5 ways to improve yourself as a board director
5 New Year resolutions for board directors:
1. I will ask the third and fourth question that finally pierces the veneer of management’s often obtuse, protective response.
2. I will recognise – and accept – the importance of non-financial factors in forming shareholder judgments and see to it that soft values (vs. hard assets) are addressed proportionately.
3. I will consistently bear in mind that the ultimate judge of best practices are the shareholders – not regulators or my peers.
4. Judging attitude on a par with aptitude, I will be sensitive to the demeanour and personality of the chief executive, and counsel, privately, should it be necessary.
5. I will do what I can to assure that my board is proactive not reactive, accepting the sports maxim that the best defence is an offence.
Jim Christie, Directors & Boards (January 2008)
Kenyans are now embracing each other and shouting ‘Happy New Year!’ – in March! As the spirit of change takes root in the country following the successful political mediation, I thought it opportune to look at what one particular group – board directors – might want to change.
The list above reveals one thing very clearly: the job of the modern board director is a very serious job indeed. It used to involve merely attending four tightly scripted, extremely dull meetings every year, followed by an enjoyable lunch amongst one’s social peers.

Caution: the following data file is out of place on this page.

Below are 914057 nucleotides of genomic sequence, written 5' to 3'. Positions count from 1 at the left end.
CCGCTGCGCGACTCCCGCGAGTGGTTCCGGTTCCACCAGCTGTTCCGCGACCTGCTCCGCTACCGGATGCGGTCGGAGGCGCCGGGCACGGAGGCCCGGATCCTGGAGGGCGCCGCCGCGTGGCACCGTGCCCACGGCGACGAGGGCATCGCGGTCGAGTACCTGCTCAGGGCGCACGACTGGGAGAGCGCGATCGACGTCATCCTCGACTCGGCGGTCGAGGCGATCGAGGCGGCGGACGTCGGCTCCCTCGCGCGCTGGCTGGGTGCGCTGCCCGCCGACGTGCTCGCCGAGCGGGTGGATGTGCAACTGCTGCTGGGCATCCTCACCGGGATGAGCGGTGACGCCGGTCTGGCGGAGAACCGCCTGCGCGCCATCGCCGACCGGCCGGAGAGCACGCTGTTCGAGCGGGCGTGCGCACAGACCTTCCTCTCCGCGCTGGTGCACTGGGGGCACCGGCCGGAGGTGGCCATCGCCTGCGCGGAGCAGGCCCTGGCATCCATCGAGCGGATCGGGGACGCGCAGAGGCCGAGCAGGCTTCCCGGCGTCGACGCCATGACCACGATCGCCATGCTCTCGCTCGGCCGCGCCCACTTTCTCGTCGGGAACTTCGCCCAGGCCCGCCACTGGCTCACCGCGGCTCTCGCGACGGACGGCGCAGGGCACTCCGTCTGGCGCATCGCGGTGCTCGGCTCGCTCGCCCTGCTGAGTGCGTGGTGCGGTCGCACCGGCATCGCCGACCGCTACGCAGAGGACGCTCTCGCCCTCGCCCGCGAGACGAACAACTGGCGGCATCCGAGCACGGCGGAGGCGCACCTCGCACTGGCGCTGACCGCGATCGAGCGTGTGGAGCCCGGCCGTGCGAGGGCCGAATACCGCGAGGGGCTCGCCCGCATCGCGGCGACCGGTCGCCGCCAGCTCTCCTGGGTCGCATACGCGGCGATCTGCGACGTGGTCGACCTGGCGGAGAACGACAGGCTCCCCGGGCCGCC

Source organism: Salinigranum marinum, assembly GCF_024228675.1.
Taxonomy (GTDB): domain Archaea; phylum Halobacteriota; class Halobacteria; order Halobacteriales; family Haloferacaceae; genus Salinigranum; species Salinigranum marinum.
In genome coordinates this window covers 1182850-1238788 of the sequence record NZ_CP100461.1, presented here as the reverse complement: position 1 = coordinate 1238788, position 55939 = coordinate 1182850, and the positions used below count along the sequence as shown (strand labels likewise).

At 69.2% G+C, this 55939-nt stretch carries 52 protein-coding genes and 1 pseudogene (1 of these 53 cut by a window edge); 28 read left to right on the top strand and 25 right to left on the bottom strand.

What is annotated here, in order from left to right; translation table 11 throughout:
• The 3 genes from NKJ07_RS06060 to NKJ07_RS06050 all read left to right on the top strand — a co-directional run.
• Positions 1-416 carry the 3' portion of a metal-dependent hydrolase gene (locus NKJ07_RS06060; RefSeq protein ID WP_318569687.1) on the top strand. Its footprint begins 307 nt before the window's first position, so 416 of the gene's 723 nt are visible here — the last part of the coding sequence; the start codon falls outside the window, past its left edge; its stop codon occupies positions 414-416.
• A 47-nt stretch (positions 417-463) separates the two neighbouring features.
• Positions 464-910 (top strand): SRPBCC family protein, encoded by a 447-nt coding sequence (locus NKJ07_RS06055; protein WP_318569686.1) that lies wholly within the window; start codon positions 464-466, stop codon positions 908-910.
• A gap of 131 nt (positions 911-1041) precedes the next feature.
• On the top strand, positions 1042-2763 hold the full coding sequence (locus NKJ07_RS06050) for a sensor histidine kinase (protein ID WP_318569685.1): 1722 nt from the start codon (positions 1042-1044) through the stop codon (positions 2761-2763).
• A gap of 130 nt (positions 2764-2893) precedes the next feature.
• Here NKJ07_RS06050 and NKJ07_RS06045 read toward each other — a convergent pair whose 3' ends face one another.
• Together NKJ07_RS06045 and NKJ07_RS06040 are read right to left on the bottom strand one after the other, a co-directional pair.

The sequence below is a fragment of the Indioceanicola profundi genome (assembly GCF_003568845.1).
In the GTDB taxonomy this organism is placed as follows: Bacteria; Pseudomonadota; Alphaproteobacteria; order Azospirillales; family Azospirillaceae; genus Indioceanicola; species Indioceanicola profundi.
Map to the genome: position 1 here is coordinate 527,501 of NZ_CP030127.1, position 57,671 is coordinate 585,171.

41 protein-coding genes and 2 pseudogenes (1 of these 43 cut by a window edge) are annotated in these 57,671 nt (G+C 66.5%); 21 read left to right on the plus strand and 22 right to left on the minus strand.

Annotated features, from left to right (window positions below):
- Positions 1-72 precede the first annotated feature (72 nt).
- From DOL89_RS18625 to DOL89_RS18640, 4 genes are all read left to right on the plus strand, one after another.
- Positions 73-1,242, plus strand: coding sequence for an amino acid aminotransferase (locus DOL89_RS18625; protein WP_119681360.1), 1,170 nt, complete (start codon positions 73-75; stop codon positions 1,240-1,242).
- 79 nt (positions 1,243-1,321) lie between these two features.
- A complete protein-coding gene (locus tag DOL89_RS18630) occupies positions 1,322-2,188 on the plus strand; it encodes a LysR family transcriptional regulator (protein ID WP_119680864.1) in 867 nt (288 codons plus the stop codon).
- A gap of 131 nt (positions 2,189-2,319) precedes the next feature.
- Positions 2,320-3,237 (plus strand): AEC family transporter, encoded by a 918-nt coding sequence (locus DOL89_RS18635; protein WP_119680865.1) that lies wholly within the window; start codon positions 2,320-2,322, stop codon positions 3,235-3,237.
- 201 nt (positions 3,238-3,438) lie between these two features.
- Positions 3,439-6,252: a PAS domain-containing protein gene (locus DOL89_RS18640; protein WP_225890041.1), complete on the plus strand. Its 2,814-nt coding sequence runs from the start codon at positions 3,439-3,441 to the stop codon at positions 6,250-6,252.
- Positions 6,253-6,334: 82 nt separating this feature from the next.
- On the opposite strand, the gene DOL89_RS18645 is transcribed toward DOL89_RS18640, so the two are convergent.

All of that has been rapidly going out of the window in recent years. To be a director in today’s complex and highly competitive businesses, and in today’s very demanding governance environments, you have to be on top of your game, not well past your prime.
The ‘resolutions’ above suggest that this job is a series of balancing acts: between scrutiny and support; between monitoring and counselling; between numbers and emotions. The modern board director has to be a number cruncher as well as a people person, a wise advisor as well as a strict auditor, a watchman as well as a driver.
If you are a board director, it is time to assess your own effectiveness and impact. Are you asking the right questions at the right time? Have you understood the personality and the natural strengths of your CEO? Are you able to look beyond numbers and understand the ‘soft’ side of the business: skill sets, customer needs, relationships and networks? Are you hawk-eyed in your scrutiny of warning signals in the business?
This is not a job for the faint-hearted. You will get little credit for doing it well (the CEO will hog most of that); and plenty of blame for sitting back. So let only those who can do it take up the challenge.